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Are Black Women Choosing to Be Fat?

Are 4 out of 5 black women obese simply because they want to be? According to an opinion piece by novelist Alice Randall that recently appeared in the New York Times, the answer is yes. Randall says that in addition to fatty foods and poor eating habits, the music and poetry in black culture lionizes a larger body type, which can lead to obesity. She recounts tales of black women with black husbands who worry about their wives dieting and losing their voluptuous shape. Randall even discloses that her own mate is one such man. Nonetheless, she ends by vowing to buck the trends and become the “last fat black woman in my family.” She also calls upon every black woman to commit to getting under 200 lb.

While I certainly wish Randall luck in her quest and fully understand how difficult it is to lose weight, it is important to put her characterizations and generalizations about black women and obesity in a context larger than her own personal health journey. According to the Center for Disease Control and Prevention (CDC), nearly one-third of all Americans are currently obese, and another third are seriously overweight. This phenomenon cuts across race, class and gender. Obesity is not just an issue for black women, nor is it only found in black culture.

For black women, poverty, as well as lack of education, can often predict obesity risks. For example, CDC research shows that among all women, the prevalence of obesity grows higher as income decreases. This is particularly true for black and Latino women. As a result, it’s clear that obesity is a symptom of an ill greater than itself. This is a point that Randall seems to miss. However, the same isn’t true with men, whose weight tends to increase with rises in income.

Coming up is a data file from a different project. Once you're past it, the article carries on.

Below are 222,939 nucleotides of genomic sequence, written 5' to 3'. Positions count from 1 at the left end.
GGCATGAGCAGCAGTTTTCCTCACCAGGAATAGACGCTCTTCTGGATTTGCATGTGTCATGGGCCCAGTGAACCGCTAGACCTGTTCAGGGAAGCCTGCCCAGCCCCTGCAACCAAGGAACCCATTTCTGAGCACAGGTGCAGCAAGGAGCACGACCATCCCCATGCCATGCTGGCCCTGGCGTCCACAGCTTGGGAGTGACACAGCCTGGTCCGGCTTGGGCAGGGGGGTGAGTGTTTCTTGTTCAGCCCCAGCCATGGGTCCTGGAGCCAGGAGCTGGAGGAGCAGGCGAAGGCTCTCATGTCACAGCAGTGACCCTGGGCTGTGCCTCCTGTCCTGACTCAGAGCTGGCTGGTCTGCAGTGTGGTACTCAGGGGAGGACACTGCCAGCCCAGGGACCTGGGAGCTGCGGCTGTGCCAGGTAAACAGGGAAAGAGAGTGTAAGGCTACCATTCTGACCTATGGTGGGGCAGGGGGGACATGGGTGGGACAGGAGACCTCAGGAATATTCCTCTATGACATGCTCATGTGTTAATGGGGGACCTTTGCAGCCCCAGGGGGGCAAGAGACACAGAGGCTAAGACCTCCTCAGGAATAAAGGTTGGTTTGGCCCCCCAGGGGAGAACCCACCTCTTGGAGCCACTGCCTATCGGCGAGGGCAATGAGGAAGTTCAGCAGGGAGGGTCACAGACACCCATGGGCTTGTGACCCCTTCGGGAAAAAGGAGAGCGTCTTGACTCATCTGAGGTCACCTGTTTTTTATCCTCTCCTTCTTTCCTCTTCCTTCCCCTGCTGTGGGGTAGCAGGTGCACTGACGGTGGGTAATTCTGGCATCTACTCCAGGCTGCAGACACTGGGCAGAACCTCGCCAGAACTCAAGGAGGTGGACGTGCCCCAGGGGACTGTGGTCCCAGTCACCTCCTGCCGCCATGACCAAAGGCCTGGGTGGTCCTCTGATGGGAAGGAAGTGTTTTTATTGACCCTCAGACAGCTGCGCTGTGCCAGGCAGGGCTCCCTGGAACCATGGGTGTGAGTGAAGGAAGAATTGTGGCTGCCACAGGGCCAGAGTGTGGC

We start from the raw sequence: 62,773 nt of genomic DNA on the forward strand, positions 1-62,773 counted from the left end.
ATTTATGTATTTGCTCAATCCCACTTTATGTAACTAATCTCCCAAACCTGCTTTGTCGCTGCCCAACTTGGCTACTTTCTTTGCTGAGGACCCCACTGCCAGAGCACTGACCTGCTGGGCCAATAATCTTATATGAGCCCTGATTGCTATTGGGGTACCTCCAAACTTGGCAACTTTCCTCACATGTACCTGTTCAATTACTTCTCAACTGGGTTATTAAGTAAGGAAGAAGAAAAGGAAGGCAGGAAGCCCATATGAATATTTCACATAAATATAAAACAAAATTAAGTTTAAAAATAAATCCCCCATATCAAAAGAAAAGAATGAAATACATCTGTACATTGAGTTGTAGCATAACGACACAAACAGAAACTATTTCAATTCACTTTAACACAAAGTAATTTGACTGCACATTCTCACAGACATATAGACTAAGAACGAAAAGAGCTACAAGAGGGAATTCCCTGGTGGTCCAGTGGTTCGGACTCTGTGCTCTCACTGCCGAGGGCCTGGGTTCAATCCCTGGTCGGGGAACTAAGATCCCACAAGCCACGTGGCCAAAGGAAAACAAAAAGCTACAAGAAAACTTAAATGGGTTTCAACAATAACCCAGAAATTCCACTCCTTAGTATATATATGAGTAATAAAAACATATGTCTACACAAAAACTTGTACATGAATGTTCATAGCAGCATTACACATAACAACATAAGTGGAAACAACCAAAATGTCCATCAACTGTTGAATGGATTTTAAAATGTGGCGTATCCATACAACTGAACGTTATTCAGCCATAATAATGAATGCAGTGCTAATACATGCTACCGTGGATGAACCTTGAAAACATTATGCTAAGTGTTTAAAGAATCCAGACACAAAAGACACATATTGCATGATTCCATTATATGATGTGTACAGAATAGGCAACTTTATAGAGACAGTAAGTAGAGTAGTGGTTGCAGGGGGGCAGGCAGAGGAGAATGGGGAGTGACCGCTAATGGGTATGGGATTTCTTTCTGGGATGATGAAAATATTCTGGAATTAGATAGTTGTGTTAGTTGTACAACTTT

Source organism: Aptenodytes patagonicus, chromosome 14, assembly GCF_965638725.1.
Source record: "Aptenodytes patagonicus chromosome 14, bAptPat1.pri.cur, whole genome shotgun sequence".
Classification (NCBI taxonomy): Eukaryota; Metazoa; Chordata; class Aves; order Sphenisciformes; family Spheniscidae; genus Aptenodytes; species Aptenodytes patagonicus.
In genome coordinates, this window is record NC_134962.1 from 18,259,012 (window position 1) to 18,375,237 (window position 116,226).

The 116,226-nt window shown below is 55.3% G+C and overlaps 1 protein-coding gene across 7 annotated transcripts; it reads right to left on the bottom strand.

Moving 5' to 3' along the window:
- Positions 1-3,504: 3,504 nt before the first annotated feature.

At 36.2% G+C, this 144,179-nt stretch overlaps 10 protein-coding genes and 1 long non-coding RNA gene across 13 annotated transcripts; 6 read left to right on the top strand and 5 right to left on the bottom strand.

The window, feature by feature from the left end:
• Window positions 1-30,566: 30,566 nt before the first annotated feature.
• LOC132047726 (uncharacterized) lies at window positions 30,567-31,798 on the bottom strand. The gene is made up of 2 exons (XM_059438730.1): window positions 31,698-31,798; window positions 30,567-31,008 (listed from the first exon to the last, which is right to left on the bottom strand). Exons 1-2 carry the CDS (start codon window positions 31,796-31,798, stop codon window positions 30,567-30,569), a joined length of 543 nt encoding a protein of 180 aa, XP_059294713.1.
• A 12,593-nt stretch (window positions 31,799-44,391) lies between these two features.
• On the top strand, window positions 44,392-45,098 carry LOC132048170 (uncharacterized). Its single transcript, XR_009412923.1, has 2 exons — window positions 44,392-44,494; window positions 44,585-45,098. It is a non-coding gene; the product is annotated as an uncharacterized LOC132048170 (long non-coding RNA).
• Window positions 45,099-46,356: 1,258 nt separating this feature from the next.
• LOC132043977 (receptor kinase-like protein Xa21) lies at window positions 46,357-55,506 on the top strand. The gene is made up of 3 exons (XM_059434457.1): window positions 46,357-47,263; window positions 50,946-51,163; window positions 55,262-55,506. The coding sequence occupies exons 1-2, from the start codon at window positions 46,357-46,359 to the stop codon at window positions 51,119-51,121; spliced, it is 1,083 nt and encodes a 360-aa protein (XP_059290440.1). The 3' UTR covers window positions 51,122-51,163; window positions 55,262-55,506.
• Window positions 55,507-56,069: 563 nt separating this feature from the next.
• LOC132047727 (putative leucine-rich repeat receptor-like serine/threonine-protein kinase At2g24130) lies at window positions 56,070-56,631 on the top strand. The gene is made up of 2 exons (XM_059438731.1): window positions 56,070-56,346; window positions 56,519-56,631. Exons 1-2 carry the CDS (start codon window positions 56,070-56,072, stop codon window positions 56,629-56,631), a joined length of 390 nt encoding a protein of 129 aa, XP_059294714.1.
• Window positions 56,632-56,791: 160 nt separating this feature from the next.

The same basic phenomenon holds true with education levels. Among men, there is no significant relationship between education and obesity, while the less education a woman is the more likely she is to be obese. This is true for white, black and Latino women. In other words, for black women, even more so than black men, social factors influence obesity rates. Saying that high numbers of black women are fat simply because they want to be doesn’t do justice to this complex issue, nor does limiting the definition of black culture to music and poetry. The culture of a neighborhood can be just as — if not more — meaningful than anything else.

To read Noliwe Rooks’ entire story, go to Time

What people are saying

6 thoughts on “Are Black Women Choosing to Be Fat?

  1. Black do not have anything to do with being fat. Being fat you are eating to much/wrong foods , sweettea, sodas, candy and some people have medical condition and the medications got them swollen. Another thing fat come in ALL colors!

  2. Velma Smith says:

    Fat and Obesity has no color attached to it. Each race has it majority of obesie people. Please stop trying to make blacks feel as if their dump and stupid. Maybe even worthless. Do a study on society not one race.

  3. Andriea D Ishman says:

    In the black community, curvaceous women are glorified, which is why so many women are trying to get bigger butts, breasts, etc. However, being obese is a choice. Whether women are using their mens' likes, being busy, or their hair as an excuse, they are choosing not to eat healthy foods and exercise.

  4. Cheryl Mason says:

    There is a bigger issue here…I propose that most Americans are fat because of the toxic environment in which we live. Much of what we call food are chemicals, look at a package of "food" and what you will find is a list of multi syllable words you can't pronounce. These are chemicals many of which have hormone like activity in our bodies. Just take BPA found in plastics bottles or the phthalates (artificial fragrances) in perfumes and cosmetics. I offer that obesity is a bodily reaction to chemical toxicity in our created foods, cosmetics, air, and water.

  5. Cheryl Mason says:

    Oh I forgot to mention that racism is a huge contributor to ill health and obesity in African Americans.

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